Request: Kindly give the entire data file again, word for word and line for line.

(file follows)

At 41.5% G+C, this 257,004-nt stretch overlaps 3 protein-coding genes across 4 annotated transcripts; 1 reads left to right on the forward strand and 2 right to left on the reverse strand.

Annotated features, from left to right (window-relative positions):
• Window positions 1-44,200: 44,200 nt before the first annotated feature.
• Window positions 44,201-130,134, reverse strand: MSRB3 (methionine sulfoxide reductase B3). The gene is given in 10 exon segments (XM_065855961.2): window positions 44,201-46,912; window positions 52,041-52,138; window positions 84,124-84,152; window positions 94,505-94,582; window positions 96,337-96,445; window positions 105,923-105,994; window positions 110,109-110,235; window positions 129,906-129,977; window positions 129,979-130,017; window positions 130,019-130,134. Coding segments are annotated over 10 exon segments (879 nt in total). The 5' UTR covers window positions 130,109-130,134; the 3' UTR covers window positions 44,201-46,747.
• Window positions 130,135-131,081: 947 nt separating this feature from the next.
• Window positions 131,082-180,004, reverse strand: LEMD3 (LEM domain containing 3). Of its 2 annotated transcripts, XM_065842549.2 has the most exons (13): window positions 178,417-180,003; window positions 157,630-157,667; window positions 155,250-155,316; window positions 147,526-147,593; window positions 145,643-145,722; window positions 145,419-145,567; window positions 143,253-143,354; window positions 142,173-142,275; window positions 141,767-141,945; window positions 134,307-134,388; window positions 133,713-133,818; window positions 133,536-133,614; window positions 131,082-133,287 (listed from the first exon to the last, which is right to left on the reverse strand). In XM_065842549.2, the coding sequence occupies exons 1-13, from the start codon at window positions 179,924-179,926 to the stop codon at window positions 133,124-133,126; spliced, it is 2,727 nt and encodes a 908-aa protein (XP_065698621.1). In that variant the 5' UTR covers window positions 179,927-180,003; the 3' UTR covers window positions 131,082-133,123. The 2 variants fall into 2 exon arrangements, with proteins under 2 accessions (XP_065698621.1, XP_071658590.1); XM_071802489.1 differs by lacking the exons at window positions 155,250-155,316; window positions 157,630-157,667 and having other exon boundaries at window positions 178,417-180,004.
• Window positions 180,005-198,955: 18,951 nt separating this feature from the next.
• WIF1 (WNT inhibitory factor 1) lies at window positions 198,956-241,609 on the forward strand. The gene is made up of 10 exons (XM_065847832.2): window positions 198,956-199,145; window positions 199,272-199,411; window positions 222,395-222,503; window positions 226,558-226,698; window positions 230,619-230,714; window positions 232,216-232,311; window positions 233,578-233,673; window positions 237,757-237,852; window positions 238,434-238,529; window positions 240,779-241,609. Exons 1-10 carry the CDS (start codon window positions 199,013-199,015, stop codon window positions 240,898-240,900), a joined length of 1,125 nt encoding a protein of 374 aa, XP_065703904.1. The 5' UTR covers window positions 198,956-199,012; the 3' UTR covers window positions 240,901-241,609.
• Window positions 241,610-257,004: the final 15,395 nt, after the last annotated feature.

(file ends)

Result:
At 41.5% G+C, this 257,004-nt stretch overlaps 3 protein-coding genes across 4 annotated transcripts; 1 reads left to right on the forward strand and 2 right to left on the reverse strand.

Annotated features, from left to right (window-relative positions):
• Window positions 1-44,200: 44,200 nt before the first annotated feature.
• Window positions 44,201-130,134, reverse strand: MSRB3 (methionine sulfoxide reductase B3). The gene is given in 10 exon segments (XM_065855961.2): window positions 44,201-46,912; window positions 52,041-52,138; window positions 84,124-84,152; window positions 94,505-94,582; window positions 96,337-96,445; window positions 105,923-105,994; window positions 110,109-110,235; window positions 129,906-129,977; window positions 129,979-130,017; window positions 130,019-130,134. Coding segments are annotated over 10 exon segments (879 nt in total). The 5' UTR covers window positions 130,109-130,134; the 3' UTR covers window positions 44,201-46,747.
• Window positions 130,135-131,081: 947 nt separating this feature from the next.
• Window positions 131,082-180,004, reverse strand: LEMD3 (LEM domain containing 3). Of its 2 annotated transcripts, XM_065842549.2 has the most exons (13): window positions 178,417-180,003; window positions 157,630-157,667; window positions 155,250-155,316; window positions 147,526-147,593; window positions 145,643-145,722; window positions 145,419-145,567; window positions 143,253-143,354; window positions 142,173-142,275; window positions 141,767-141,945; window positions 134,307-134,388; window positions 133,713-133,818; window positions 133,536-133,614; window positions 131,082-133,287 (listed from the first exon to the last, which is right to left on the reverse strand). In XM_065842549.2, the coding sequence occupies exons 1-13, from the start codon at window positions 179,924-179,926 to the stop codon at window positions 133,124-133,126; spliced, it is 2,727 nt and encodes a 908-aa protein (XP_065698621.1). In that variant the 5' UTR covers window positions 179,927-180,003; the 3' UTR covers window positions 131,082-133,123. The 2 variants fall into 2 exon arrangements, with proteins under 2 accessions (XP_065698621.1, XP_071658590.1); XM_071802489.1 differs by lacking the exons at window positions 155,250-155,316; window positions 157,630-157,667 and having other exon boundaries at window positions 178,417-180,004.
• Window positions 180,005-198,955: 18,951 nt separating this feature from the next.
• WIF1 (WNT inhibitory factor 1) lies at window positions 198,956-241,609 on the forward strand. The gene is made up of 10 exons (XM_065847832.2): window positions 198,956-199,145; window positions 199,272-199,411; window positions 222,395-222,503; window positions 226,558-226,698; window positions 230,619-230,714; window positions 232,216-232,311; window positions 233,578-233,673; window positions 237,757-237,852; window positions 238,434-238,529; window positions 240,779-241,609. Exons 1-10 carry the CDS (start codon window positions 199,013-199,015, stop codon window positions 240,898-240,900), a joined length of 1,125 nt encoding a protein of 374 aa, XP_065703904.1. The 5' UTR covers window positions 198,956-199,012; the 3' UTR covers window positions 240,901-241,609.
• Window positions 241,610-257,004: the final 15,395 nt, after the last annotated feature.